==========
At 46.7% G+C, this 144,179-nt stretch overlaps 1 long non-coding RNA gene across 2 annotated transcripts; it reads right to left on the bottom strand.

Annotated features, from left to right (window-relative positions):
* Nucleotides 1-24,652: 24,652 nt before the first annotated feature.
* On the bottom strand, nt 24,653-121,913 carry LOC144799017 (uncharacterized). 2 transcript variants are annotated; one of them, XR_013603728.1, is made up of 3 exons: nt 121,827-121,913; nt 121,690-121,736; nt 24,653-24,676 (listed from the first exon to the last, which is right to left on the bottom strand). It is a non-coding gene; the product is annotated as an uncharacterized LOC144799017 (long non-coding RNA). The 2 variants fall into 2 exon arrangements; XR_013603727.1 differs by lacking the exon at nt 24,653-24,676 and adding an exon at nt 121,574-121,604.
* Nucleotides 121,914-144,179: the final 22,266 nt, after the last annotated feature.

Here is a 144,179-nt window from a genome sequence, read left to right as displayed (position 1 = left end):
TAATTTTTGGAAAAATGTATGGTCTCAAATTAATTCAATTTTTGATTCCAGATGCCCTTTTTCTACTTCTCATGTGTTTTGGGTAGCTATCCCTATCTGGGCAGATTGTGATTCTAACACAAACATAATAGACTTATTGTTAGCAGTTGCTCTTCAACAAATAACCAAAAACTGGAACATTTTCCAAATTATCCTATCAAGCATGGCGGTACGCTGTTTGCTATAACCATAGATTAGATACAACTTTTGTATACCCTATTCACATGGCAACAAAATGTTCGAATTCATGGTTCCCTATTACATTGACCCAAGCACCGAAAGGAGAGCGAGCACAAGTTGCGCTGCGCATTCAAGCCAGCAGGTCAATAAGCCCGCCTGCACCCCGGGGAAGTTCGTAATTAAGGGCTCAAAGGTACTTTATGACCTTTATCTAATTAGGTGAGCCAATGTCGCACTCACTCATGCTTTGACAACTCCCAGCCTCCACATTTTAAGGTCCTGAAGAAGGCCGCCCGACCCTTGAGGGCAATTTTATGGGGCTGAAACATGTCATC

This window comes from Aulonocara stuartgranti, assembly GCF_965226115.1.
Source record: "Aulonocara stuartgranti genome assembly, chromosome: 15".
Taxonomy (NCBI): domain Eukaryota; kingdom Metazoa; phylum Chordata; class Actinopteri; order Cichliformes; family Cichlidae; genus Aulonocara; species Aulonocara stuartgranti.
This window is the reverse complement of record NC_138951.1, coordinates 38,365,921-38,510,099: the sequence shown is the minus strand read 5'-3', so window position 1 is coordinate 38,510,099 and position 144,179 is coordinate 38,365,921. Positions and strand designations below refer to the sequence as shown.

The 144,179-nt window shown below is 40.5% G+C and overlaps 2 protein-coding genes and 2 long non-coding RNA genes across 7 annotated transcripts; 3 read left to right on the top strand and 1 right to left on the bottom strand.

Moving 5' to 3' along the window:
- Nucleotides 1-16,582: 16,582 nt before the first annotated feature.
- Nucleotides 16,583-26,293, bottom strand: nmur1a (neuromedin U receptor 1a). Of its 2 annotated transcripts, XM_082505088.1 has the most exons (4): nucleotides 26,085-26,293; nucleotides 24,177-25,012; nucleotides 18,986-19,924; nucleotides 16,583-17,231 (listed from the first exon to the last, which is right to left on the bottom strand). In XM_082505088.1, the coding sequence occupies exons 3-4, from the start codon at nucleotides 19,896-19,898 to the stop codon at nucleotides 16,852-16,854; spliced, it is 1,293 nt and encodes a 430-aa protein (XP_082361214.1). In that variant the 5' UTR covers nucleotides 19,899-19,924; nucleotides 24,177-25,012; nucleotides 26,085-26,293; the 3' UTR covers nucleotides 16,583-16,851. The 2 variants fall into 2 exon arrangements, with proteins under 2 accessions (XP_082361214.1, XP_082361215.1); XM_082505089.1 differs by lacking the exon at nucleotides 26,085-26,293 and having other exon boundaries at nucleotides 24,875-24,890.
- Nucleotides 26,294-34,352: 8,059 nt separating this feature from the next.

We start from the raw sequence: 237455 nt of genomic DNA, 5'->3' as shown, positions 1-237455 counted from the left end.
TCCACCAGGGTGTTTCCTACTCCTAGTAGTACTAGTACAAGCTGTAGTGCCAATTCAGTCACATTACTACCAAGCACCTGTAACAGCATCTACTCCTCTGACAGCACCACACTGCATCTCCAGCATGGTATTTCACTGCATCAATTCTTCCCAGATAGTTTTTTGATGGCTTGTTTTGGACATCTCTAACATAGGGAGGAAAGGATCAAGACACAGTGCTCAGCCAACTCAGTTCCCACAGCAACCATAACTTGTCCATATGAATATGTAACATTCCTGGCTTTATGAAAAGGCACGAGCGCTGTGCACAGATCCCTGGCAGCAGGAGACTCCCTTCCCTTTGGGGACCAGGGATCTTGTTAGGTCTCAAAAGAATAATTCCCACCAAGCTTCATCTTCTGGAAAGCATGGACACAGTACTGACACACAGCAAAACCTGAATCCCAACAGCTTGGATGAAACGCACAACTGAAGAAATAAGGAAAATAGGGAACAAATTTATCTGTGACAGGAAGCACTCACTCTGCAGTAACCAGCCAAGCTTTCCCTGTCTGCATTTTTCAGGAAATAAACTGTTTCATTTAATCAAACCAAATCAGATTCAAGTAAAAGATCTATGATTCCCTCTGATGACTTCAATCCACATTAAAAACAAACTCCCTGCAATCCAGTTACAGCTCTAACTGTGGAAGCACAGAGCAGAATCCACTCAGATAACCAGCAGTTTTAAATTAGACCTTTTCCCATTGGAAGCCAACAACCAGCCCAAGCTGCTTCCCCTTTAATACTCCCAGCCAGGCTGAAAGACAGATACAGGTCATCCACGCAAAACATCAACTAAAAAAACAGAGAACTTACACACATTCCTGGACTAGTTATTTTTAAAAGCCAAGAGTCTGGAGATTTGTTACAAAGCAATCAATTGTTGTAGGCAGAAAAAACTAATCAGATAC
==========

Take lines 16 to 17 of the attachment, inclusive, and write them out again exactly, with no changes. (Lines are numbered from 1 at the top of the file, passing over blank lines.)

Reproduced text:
- Nucleotides 26,294-34,352: 8,059 nt separating this feature from the next.

We start from the raw sequence: 237455 nt of genomic DNA, 5'->3' as shown, positions 1-237455 counted from the left end.